Much of the land at North Biddick Hall (Cooks’ Hall) is flat but to the left-hand side of the front of the house, where the stone wall and cobblestone paving led to the two storey stables, the land fell away. I don’t know if this was natural or if perhaps this is where the sandstone was dug out for the building of North Biddick Hall. The lower storey was entered via a steep roadway while the upper storey was entered from the side which was level with the main driveway.

The back of the house, the stone wall and the double storey stables were on the left-hand side of the main driveway. On the right-hand side there was another stable block where Joseph kept his car, which was locally referred to as “Joseph Cook’s Jalopy”. At the far end of this stable block was where Joseph kept his goats, and behind it were the greenhouses and kitchen gardens.

Cooks’ Hall just missed being bombed during World War Two when a parachute mine fell in Cooks’ Wood leaving a big crater, which later filled with water.

The place had an air of aged gentility.

When it was realized that the house would have to be pulled down due to subsidence from the local coalmines, many of the effects were sold off. However people weren’t so much interested in the furniture as in the stuffed birds and animals.

When my Auntie Miriam moved from North Eastern Cottages up to Raeburn Avenue my wife Audrey and myself were there to help her move. Joseph Cook came along to give a hand as well. That was the kind of man he was.
Home

Copyright Audrey Fletcher
2008

Updated 2013

Cooks' Hall was formerly known as North Biddick Hall.
This view is of the front of the house and the front lawn
where the garden parties were held.
Photo courtesy of Edwin Fletcher
Email

The following memories of Cooks' Hall and the Cooks' Hall Ghost were sent to me in July 2009 by Roseanna Erskine (nee Havelock).

Hello Audrey,

I came across your site when I was looking up Cook's Hall. It was lovely to read your and your husband's memories which were so much like my own. My brother and I spent a lot of time at the Hall. Joseph loved horses but couldn't ride, we could ride but couldn't afford a horse...the perfect combination.

We spent one summer holiday cleaning out the hen house to reveal Beamish museum style stalls and stables. There was a lot of chicken dirt to remove, it nearly touched the roof. We had to strip off at the back door when we got home ...there was no way we could take our smell into the house.

Am I right in remembering a Miss Josephine, Miss Enid and was there a Miss Mary. I remember them at Cook's Hall bus stop, off to the flower market in Newcastle, Miss Josephine with her brown woolly hat on and old raincoat.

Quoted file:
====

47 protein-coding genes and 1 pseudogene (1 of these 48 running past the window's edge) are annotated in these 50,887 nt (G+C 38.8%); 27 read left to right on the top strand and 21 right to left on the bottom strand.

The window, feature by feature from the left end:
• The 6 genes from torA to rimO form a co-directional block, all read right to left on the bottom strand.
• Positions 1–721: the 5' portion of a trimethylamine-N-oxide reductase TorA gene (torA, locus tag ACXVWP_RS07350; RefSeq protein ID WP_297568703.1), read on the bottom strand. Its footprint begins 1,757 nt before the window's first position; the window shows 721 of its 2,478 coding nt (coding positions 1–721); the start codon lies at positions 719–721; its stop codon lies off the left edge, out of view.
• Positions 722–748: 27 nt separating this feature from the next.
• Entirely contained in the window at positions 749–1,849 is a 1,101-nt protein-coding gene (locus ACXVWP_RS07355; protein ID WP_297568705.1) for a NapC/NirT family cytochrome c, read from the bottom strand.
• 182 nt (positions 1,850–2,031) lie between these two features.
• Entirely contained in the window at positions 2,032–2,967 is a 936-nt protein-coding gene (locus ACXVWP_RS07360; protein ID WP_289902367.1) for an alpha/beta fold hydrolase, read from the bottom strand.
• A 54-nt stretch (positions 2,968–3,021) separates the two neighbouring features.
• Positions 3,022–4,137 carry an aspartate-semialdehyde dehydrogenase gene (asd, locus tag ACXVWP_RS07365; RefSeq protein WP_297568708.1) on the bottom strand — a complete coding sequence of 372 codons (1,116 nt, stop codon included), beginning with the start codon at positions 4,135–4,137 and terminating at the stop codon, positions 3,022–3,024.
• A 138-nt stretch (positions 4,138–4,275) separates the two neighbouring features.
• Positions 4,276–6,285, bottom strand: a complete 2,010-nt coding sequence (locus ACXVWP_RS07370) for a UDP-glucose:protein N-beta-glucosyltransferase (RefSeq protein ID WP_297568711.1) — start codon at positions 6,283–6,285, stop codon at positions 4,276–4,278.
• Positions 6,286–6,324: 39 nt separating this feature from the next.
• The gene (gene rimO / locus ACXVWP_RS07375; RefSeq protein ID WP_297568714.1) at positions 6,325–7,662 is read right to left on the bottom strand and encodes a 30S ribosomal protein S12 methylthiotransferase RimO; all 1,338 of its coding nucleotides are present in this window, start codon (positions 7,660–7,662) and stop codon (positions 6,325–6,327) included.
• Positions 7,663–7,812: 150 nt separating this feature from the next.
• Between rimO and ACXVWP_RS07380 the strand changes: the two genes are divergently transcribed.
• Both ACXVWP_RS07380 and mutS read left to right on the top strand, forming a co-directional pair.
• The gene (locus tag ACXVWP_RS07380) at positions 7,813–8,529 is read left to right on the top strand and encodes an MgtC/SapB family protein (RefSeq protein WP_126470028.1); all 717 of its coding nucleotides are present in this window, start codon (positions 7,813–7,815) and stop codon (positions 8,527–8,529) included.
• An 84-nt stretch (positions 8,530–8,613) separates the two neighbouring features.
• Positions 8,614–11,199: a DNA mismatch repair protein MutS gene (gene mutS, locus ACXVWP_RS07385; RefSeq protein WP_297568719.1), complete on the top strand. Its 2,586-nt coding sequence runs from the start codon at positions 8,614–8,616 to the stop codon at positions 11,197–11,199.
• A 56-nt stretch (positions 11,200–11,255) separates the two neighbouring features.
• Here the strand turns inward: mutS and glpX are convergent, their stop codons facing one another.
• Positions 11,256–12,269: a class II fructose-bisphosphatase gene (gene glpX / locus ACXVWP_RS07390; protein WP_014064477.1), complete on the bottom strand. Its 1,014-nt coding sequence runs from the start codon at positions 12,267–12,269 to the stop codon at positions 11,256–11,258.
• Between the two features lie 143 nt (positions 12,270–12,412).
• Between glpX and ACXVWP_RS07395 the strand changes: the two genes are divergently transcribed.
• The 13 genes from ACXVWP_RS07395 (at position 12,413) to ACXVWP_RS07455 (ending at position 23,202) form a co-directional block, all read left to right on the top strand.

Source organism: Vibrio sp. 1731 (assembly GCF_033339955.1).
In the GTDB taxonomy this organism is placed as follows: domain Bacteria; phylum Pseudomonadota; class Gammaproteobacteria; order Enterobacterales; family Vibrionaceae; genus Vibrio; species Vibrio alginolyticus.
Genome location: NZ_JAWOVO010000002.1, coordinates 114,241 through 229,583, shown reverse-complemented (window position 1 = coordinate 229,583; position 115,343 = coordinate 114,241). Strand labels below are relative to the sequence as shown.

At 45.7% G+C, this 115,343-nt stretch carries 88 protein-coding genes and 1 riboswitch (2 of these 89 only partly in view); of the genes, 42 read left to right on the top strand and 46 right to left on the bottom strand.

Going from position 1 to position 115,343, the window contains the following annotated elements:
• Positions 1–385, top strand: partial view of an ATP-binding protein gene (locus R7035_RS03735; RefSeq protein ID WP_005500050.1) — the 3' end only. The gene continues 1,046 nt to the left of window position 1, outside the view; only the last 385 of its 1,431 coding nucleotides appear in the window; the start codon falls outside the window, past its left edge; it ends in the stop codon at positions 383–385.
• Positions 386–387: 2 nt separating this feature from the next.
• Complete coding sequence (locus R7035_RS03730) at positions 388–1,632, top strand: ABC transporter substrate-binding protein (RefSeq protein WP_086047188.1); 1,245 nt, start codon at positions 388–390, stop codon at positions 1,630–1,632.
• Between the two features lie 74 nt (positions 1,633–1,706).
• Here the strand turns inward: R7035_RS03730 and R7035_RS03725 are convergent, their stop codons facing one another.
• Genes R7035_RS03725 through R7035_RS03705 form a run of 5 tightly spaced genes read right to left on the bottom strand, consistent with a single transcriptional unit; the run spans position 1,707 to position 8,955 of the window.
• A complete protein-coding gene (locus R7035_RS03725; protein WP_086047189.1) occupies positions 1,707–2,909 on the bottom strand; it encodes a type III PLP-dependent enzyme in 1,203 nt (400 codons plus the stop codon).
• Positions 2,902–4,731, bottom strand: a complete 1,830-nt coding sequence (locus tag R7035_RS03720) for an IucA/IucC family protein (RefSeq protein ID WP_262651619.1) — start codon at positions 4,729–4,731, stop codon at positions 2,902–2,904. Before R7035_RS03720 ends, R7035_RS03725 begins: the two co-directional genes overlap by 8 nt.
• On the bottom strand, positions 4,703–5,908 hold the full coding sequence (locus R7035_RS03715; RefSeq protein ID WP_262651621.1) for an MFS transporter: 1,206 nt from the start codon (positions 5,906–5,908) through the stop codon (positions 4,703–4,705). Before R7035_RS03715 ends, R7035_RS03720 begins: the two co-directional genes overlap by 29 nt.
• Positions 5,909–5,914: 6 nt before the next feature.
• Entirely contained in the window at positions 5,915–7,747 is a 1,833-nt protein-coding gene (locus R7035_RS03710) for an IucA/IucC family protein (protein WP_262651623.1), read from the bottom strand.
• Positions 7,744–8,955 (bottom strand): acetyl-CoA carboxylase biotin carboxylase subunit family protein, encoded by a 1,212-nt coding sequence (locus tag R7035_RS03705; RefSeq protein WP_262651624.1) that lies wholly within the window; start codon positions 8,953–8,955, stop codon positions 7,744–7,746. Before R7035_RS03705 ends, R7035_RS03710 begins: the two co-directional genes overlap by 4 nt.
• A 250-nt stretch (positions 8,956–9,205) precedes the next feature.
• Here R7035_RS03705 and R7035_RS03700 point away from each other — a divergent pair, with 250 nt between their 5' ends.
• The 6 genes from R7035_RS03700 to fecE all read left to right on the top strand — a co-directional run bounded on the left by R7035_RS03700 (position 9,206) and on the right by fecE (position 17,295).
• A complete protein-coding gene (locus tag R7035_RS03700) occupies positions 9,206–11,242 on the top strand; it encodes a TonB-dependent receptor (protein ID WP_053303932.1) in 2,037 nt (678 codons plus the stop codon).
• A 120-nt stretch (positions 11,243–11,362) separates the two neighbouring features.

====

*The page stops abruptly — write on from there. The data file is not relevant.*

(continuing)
My brother got the old 1921 Fiat Torpedo red and black car working and used to drive around Washington having a great time with Mam in beside him.

In the end Joseph lived in the cottage next to the garage which was the tack room really. He didn't want to go. I always felt the place could have been sorted out, it was the land price that interested them more. He finally moved to Yorkshire.

I remember seeing the Commodore there with his very smart uniform being picked up in a flash car to go off on duty, when he was there normally he wore the tattiest clothes and seemed to be having a whale of a time. I don't know what his connection was with the family.

Just before the place was pulled down Joseph let us have a party, he killed some chickens, put on the fires and left us to it...quite an experience.

Joseph saw the ghost many times and so did the aunties but they never told him and he never told them. It was Bryan Ferry's dad who saw her a lot too in the rose garden.

About the ghost...she was said to be of a young girl who lived at the Hall but I don't know when. She fell in love with the gardener but of course that wasn't quite the plan of the family and they had to stop seeing each other. They used to meet in the rose garden and she was often seen there by the family. I never saw her. So it isn't surprising that it was the gardener who also saw her frequently. He was Mr Ferry, Bryan's dad. He told my Dad that when he was taking out the plants prior to the demolition of the Hall, each time he pulled up a rose it was flung back into place. It was only when he said he would leave them that it stopped. So the roses were left to the bulldozers and we don't know if they experienced any problems.

One night we were called by Joseph to see to the horse. Joseph had been down at the stables and heard the horse going wild kicking the sides and she was in a terrible sweat. At the same time he saw the ghost wander past the stable. When we got there the stable was in a state with damage to the wooden sides and her bucket kicked in. They say that animals have a sixth sense.